Along with Quentin Dudley, who is making cell free pipelines available at EI, Susan’s OpenPlant project is opening up exciting new possibilities for collaboration across scientific disciplines.
You know what really gets on peoples’ nerves? Terrible documentation, that’s what.
If you don’t know what that means, read the article. If you do know, read the article anyway - and do it better!
This article was our second-most successful on social media this year, going pretty viral upon its release - so much so that our Comms manager had to put his phone on mute all weekend.
That’s right, last April 1st we sequenced the Womble genome at Earlham Institute. It was a roaring success among peers and members of the public alike, with retweets and likes flooding in over Easter weekend.
Some people were less enthusiastic about the outcomes of the research study. Sasha Stanbridge said, “well my Womble didn’t live ‘til 157, he fell apart after a few years. But he did get lots of love.”
Mark McMullan of EI led a research effort into ash dieback that revealed the European epidemic that has devastated our native ash trees was caused by as few as one or two fungal spores.
This is bad news for the remaining ash trees (only 20% in some places survived the onslaught), as the introduction of just one spore could bring in a heck of a lot more diversity from the native range of the ash dieback fungus in Japan, which might spell doom.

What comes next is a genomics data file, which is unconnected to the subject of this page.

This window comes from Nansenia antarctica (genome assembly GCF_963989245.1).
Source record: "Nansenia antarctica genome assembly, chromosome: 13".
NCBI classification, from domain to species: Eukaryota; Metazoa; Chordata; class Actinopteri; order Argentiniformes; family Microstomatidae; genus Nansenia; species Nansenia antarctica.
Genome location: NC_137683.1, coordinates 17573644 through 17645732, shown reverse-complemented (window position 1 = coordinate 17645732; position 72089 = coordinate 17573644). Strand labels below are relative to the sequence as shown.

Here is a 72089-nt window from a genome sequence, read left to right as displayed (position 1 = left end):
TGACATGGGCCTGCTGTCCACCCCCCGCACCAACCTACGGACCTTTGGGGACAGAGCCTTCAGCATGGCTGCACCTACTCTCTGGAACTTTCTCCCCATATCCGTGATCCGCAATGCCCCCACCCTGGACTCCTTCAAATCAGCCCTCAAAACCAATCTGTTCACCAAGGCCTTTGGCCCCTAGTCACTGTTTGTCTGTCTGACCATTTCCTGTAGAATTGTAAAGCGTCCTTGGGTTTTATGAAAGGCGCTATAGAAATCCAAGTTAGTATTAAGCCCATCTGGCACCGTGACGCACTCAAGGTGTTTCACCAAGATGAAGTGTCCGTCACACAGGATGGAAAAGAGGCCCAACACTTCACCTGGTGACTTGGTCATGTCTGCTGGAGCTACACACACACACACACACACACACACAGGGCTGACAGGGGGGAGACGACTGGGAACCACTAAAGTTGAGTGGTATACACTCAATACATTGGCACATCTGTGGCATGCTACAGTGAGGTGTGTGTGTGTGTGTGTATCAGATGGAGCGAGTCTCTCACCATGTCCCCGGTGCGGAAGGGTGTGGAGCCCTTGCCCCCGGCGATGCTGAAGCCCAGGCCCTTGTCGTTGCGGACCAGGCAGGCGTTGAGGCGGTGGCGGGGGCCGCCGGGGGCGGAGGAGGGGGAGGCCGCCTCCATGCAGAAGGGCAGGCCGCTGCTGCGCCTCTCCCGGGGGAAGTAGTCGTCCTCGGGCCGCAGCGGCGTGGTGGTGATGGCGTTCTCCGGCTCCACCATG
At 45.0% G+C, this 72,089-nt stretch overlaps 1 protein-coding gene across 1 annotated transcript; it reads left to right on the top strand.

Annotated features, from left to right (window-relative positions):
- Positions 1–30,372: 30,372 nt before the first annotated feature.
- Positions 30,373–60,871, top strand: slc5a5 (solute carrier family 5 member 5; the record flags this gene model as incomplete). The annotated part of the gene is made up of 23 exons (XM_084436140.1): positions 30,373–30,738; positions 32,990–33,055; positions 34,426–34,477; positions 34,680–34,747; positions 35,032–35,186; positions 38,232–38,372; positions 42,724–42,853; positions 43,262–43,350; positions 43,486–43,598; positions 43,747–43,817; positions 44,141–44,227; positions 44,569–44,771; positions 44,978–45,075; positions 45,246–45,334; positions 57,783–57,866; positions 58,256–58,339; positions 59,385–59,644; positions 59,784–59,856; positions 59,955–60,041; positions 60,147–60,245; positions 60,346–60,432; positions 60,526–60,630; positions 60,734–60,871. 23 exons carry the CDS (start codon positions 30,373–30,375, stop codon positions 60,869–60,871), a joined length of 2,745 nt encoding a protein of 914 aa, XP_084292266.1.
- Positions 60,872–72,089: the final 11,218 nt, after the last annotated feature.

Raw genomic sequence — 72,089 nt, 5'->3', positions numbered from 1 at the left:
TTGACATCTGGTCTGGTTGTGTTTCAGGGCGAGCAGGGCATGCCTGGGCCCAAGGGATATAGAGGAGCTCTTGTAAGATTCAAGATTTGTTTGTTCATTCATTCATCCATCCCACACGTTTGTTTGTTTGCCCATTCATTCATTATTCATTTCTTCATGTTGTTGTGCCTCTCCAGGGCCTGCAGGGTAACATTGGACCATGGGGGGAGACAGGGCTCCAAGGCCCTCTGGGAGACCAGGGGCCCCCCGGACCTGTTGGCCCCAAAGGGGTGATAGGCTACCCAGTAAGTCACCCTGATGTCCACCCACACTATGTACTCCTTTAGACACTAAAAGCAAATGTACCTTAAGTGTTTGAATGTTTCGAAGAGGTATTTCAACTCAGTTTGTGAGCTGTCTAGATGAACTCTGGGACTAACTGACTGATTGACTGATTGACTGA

ITV and the BBC covered this story, to go with our own news piece, shared by a variety of partners, as well as our own special feature: Invaders from the Far East. Indeed, between each piece of coverage we reached a potential audience of up to 1.5 million people.
Why is public engagement in science so important - and why should we be investing a lot more time, money and effort into disseminating and communicating the breadth of scientific research we undertake?
We went on an exploration of attitudes to public engagement, which was very well received on social media, reaching over 1000 people within the first few hours of posting the article. The average time spent reading the article is currently 8 minutes and 33 seconds, so it clearly holds the attention - even in an age of Snapchat and Insta stories.